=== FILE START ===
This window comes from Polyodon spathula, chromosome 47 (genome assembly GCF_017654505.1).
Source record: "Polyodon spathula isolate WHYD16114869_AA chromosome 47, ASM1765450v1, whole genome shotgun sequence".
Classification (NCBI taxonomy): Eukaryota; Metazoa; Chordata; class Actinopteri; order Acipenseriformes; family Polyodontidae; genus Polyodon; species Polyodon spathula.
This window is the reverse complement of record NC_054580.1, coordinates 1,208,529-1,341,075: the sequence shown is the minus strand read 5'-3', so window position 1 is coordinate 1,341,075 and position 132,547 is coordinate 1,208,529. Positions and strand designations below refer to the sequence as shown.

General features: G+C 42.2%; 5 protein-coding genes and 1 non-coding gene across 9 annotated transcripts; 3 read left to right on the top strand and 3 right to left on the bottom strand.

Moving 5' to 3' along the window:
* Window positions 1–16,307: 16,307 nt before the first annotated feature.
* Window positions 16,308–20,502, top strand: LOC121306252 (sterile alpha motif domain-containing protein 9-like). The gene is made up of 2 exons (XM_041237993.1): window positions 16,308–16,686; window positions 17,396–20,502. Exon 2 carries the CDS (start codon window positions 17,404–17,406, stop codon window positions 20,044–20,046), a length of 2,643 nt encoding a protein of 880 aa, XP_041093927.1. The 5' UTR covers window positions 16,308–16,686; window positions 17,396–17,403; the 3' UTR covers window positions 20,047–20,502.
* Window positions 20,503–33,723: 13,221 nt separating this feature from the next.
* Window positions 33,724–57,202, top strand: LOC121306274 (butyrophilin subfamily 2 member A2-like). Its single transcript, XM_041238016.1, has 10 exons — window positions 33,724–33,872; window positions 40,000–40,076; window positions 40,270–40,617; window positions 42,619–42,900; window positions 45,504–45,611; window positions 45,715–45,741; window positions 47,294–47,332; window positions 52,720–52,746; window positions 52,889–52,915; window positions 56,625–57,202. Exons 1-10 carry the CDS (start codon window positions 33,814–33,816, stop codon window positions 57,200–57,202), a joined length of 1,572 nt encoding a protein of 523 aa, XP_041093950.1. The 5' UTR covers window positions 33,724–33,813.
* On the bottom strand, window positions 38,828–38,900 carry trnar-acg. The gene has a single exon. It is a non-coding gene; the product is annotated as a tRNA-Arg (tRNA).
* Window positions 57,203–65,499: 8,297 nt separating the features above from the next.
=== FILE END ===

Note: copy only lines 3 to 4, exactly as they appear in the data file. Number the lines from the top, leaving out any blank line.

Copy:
Classification (NCBI taxonomy): Eukaryota; Metazoa; Chordata; class Actinopteri; order Acipenseriformes; family Polyodontidae; genus Polyodon; species Polyodon spathula.
This window is the reverse complement of record NC_054580.1, coordinates 1,208,529-1,341,075: the sequence shown is the minus strand read 5'-3', so window position 1 is coordinate 1,341,075 and position 132,547 is coordinate 1,208,529. Positions and strand designations below refer to the sequence as shown.